Explaining Adductor Tears: The NBA’s Latest Playoff Injury

May 8th, 2017
adductor tears

Houston Rockets’ 34 year-old backup-center Nenê Hilario suffered a tear of his left hip adductor muscle in the first quarter of yesterday’s playoff game against the San Antonio Spurs. Though the Rockets’ subsequent win tied the series at two apiece, Nenê will be out for the duration. An MRI reportedly revealed the tear. A treatment plan has yet to be announced.

A Groin Strain

A groin strain can entail any of the six muscles in the group known as the hip adductors. These muscles originate on the lower pelvic girdle (at the ischium) and bottom portion of the pubic bones, and insert in the thigh on the inner side of the femur.

Strains are graded from a Grade 1, which is a mild disruption of the muscle fibers to a Grade 3, which is a complete rupture. Reports on Nenê’s injury did not indicate whether he was diagnosed with a Grade 2 (a partial tear) or Grade 3.

Adductor strains can be triggered by traumatic over-stretching of the muscles or with agility activities, which entail a quick change of direction. Other common causes involve applied resistance to the muscles such as when strengthening, with rapid movement of the limb as when kicking a ball, or even simply using your foot to push something along (particularly with the hip in an outwardly rotated kicking position). Soccer and hockey players exhibit the highest incidences of sports related adductor strains.

The Hip Adductors

The primary function of the adductors is to draw the thigh toward the midline of the body when the foot is not planted and to help stabilize the lower extremity and pelvis when the foot is fixed. One of the adductors in particular, the adductor longus is the one most often injured in sports. The orientation of this very long muscle puts it at a relative mechanical disadvantage, which is thought to be the reason it is more susceptible.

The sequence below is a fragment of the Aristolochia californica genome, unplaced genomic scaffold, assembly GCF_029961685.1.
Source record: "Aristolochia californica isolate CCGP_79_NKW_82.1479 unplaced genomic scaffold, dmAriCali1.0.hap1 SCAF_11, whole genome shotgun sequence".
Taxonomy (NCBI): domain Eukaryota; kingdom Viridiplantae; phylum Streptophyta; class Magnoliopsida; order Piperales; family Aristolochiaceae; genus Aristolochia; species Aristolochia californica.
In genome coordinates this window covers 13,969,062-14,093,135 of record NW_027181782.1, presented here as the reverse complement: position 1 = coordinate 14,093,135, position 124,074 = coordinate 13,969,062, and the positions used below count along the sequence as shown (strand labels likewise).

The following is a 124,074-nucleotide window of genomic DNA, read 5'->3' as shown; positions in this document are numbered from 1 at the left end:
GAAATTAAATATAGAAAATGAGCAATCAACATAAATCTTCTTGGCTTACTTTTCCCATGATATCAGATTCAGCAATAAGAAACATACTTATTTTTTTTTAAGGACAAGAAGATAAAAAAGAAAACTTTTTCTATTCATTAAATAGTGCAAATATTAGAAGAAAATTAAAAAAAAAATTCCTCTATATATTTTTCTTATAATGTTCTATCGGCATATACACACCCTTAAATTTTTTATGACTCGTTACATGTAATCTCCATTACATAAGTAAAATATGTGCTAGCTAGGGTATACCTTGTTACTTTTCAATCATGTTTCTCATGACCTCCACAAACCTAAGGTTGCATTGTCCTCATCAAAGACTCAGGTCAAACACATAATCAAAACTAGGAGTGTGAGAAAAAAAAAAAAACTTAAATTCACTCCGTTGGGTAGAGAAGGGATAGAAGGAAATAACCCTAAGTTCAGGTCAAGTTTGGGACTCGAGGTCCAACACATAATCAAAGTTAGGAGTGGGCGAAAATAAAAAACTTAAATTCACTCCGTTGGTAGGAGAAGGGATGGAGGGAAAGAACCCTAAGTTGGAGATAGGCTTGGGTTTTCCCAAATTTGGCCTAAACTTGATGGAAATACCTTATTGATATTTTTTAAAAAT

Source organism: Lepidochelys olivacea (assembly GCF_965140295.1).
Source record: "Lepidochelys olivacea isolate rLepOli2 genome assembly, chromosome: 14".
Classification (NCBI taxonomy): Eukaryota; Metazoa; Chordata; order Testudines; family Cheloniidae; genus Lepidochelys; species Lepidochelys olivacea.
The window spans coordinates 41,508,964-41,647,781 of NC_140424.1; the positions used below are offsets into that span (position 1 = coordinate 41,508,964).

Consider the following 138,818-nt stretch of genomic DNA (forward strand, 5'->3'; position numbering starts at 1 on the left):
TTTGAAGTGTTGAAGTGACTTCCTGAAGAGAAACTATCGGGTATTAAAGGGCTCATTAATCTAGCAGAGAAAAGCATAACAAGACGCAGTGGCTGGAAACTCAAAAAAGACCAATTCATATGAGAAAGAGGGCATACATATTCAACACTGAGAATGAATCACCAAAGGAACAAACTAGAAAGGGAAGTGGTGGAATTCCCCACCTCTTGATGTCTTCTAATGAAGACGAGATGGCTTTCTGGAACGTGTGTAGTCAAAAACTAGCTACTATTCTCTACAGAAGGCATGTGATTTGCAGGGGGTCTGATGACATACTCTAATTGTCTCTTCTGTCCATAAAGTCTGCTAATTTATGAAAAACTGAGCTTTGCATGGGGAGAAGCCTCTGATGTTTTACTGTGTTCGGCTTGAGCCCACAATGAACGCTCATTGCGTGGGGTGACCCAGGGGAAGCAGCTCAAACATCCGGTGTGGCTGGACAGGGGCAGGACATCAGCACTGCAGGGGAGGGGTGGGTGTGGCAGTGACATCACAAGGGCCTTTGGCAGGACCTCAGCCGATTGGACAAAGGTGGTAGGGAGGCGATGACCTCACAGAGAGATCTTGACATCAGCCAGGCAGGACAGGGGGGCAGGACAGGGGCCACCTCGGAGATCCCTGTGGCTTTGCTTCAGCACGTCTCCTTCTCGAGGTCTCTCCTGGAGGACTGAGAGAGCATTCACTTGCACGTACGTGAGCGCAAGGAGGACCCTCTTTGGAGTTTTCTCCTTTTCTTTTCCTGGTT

Other factors found to increase the vulnerability of the adductors include: weakness, (particularly relative to the strength of the hip abductor muscles, which are their counterparts), and the strength of the forceful lengthening type of contractions (known as eccentric contractions) that are required of these muscles to play sports such as hockey. In addition, decreased muscle flexibility, a history of prior injury or even weakness of core muscles in the region resulting in altered mechanics can also predispose to adductor strains.

The primary hip adductor muscles are the: adductor longus, adductor magnus, adductor brevis, gracilis, and pectineus, A sixth muscle, obturator externus, also contributes secondarily to hip adduction when the hip is in flexion (bent). This muscle’s primary functions are to stabilize the head of the femur in the socket at the hip and to outwardly rotate the hip.


Though specific training programs can reduce the incidence of injury, there are no guarantees. Progressive rehabilitation is important once injury does occur to control inflammation, restore strength and flexibility, as well as to prevent a strain from becoming a chronic or recurring issue.

Occasionally, more chronic groin problems are associated with other diagnoses, such as a sports hernia, that may require surgery. This diagnosis is made when there is weakening or tears in the muscles of the abdominal wall.